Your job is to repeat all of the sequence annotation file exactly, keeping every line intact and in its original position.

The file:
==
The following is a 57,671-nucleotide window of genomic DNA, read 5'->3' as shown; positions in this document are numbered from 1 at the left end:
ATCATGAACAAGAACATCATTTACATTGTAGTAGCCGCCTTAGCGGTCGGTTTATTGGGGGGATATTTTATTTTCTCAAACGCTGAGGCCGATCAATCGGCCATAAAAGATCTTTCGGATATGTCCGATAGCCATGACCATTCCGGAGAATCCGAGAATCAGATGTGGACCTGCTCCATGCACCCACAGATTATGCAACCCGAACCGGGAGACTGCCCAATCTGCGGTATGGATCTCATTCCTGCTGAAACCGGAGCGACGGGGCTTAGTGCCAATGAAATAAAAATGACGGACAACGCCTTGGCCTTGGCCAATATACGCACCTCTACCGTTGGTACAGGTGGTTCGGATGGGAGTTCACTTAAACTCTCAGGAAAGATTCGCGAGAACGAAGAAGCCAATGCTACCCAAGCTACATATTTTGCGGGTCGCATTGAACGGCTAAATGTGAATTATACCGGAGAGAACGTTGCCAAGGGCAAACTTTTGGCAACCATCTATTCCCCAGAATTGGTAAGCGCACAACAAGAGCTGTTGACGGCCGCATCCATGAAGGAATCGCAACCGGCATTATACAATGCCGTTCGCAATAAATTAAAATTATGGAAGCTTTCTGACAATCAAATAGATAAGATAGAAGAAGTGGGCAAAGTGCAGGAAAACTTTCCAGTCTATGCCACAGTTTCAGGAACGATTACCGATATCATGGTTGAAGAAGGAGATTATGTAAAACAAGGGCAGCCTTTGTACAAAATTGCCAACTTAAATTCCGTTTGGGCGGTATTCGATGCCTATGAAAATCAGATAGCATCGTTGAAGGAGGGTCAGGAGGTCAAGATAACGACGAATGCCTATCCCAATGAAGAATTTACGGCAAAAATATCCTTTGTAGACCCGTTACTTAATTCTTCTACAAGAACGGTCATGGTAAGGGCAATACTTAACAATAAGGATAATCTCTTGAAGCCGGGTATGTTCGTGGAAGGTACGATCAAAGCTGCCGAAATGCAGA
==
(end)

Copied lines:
The following is a 57,671-nucleotide window of genomic DNA, read 5'->3' as shown; positions in this document are numbered from 1 at the left end:
ATCATGAACAAGAACATCATTTACATTGTAGTAGCCGCCTTAGCGGTCGGTTTATTGGGGGGATATTTTATTTTCTCAAACGCTGAGGCCGATCAATCGGCCATAAAAGATCTTTCGGATATGTCCGATAGCCATGACCATTCCGGAGAATCCGAGAATCAGATGTGGACCTGCTCCATGCACCCACAGATTATGCAACCCGAACCGGGAGACTGCCCAATCTGCGGTATGGATCTCATTCCTGCTGAAACCGGAGCGACGGGGCTTAGTGCCAATGAAATAAAAATGACGGACAACGCCTTGGCCTTGGCCAATATACGCACCTCTACCGTTGGTACAGGTGGTTCGGATGGGAGTTCACTTAAACTCTCAGGAAAGATTCGCGAGAACGAAGAAGCCAATGCTACCCAAGCTACATATTTTGCGGGTCGCATTGAACGGCTAAATGTGAATTATACCGGAGAGAACGTTGCCAAGGGCAAACTTTTGGCAACCATCTATTCCCCAGAATTGGTAAGCGCACAACAAGAGCTGTTGACGGCCGCATCCATGAAGGAATCGCAACCGGCATTATACAATGCCGTTCGCAATAAATTAAAATTATGGAAGCTTTCTGACAATCAAATAGATAAGATAGAAGAAGTGGGCAAAGTGCAGGAAAACTTTCCAGTCTATGCCACAGTTTCAGGAACGATTACCGATATCATGGTTGAAGAAGGAGATTATGTAAAACAAGGGCAGCCTTTGTACAAAATTGCCAACTTAAATTCCGTTTGGGCGGTATTCGATGCCTATGAAAATCAGATAGCATCGTTGAAGGAGGGTCAGGAGGTCAAGATAACGACGAATGCCTATCCCAATGAAGAATTTACGGCAAAAATATCCTTTGTAGACCCGTTACTTAATTCTTCTACAAGAACGGTCATGGTAAGGGCAATACTTAACAATAAGGATAATCTCTTGAAGCCGGGTATGTTCGTGGAAGGTACGATCAAAGCTGCCGAAATGCAGA